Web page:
Wednesday, 30 July 1997
La Mama Theatre Marathon Program 1, 30th anniversary, July 30, 1997
La Mama Theatre Marathon Program 1, 30th anniversary
Three Old Friends by Jack Hibberd
Long Time No See by Jack Hibberd
Robert Fumes by Barry Dickins with Peter Green
The Mind's A Wonderful Thing, Margaret Cameron
At La Mama, Wed July 30, 1997
La Mama is celebrating its 30th birthday this week with a three-day theatre marathon of twenty-three La Mama plays. The first of the lot is a re-mount of Jack Hibberd's Three Old Friends, the very first play ever performed in Melbourne's much-loved tiny venue.
This early Hibberd (1967) has all his trademarks: an absurd situation, Australian colloquial lingo, blokey characters and repetition of ideas and dialogue. A man (Richard Bligh) who assumes he is with two old friends (Luke Elliot, Nicholas Crawford-Smith), finds his reality disintegrating as they deny knowledge of each other, their own well-known habits and, finally, of him. It is funny and disturbing in an existential way with has a satisfying pay-off at its conclusion.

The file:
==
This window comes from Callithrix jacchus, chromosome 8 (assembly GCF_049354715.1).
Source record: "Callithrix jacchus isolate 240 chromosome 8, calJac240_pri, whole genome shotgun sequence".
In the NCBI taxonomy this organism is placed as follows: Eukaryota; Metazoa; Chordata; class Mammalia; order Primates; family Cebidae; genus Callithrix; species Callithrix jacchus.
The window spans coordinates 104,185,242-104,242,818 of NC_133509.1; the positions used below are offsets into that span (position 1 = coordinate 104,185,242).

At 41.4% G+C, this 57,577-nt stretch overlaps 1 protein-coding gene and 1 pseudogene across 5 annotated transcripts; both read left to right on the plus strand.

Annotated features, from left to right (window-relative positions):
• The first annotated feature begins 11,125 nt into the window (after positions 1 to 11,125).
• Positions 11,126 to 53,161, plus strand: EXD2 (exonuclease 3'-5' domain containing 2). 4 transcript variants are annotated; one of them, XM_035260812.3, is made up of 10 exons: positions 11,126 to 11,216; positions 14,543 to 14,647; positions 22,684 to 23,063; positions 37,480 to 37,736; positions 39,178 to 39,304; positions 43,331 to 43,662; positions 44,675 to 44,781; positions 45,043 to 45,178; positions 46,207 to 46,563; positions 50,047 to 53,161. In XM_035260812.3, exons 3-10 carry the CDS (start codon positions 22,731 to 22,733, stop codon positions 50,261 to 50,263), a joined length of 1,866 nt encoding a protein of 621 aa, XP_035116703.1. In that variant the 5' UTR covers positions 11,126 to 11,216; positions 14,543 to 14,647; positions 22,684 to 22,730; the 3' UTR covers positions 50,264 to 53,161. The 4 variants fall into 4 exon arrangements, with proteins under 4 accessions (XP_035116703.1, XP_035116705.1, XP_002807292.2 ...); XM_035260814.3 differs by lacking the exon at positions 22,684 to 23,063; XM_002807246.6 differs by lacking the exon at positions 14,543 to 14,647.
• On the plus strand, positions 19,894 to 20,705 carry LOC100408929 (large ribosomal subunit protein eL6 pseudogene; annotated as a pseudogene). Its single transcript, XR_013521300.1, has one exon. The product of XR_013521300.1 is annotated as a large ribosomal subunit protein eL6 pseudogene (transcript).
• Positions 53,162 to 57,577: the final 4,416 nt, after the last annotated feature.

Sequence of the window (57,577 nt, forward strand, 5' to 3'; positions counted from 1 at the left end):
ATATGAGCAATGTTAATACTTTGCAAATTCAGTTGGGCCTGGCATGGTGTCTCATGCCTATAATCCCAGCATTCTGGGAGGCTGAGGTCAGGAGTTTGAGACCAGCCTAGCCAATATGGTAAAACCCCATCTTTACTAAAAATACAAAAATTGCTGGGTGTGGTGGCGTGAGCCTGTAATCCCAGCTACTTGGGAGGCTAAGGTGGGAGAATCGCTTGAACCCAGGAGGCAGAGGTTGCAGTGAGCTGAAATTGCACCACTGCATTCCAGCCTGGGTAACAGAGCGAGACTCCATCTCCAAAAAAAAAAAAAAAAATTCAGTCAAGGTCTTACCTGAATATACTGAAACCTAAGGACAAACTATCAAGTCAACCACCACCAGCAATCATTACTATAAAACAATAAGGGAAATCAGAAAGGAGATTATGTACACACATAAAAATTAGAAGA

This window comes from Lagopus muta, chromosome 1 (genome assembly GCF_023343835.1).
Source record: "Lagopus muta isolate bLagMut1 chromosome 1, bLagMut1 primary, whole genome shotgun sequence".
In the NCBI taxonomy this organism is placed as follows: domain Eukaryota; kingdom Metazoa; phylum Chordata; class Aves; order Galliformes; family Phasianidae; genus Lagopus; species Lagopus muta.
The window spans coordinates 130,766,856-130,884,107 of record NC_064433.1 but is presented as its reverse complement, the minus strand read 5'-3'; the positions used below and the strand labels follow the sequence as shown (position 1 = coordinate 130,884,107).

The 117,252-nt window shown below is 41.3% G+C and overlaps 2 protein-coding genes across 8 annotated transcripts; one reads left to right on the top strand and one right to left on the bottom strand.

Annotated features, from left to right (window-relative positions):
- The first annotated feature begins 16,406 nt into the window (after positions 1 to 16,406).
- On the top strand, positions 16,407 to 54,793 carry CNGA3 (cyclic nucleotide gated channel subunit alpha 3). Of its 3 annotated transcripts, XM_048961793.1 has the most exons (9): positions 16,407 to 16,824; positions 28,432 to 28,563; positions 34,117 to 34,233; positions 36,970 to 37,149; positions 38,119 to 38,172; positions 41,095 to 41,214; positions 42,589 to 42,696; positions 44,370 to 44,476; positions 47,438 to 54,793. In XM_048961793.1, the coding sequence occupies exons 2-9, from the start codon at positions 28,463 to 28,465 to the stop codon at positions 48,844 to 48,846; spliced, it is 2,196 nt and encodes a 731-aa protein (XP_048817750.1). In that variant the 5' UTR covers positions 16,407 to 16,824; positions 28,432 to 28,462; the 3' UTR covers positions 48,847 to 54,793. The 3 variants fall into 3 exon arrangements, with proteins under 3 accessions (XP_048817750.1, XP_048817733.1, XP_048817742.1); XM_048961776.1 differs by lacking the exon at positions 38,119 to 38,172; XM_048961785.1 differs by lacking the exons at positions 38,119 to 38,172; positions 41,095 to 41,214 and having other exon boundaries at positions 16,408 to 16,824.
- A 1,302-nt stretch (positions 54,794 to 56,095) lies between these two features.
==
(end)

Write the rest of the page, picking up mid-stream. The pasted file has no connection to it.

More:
It is followed by the premiere of a new Hibberd monologue, Long Time No See, performed by Evelyn Krape and also directed by Daniel Schlusser. She plays a theatre 'professional' swaddled in plaster bandages and hospitalised after an attempt to fly. Krape is in fine form in this addled character and she makes a comic meal of Hibberd's cascading language and attacks on a dying theatre industry. 'Where would theatre be without psychology? Back where it belongs'.
Next is Peter Green as Robert Fumes (1985), a snobbish and superior expatriate art critic who lives in a clinical loft in New York and slags off all things Australian while decrying the "cultural cringe." Written by the inimitable Barry Dickins, this satirical portrait of Robert Hughes is relentlessly damning of the snobbery and balderdash of the critic who actually does nothing in art.
The Mind's A Wonderful Thing is another premiere. Margaret Cameron is a magnetic performer with a honey voice and a monologue of lyrical, imagistic language. She sits at a table and tells the story of Mabel living in Northcote with her stroke-ridden Alf. But this is no ordinary storytelling although it deals with ordinary people.
Cameron's fountain of words has a beauty and delicacy that feels like the ebb and flow of the tide. Images of the suburban gully trap weave among the singing trees. Mabel's 'elephant tears falling on elephant grey concrete' are inter-cut with her thoughts of smothering Alf with glad wrap. The whole program was a delight but Cameron's brief piece had a magical quality that is rare. Her mind really is a wonderful thing.
La Mama has shows running from 6-12pm every night until Friday August 1, 1997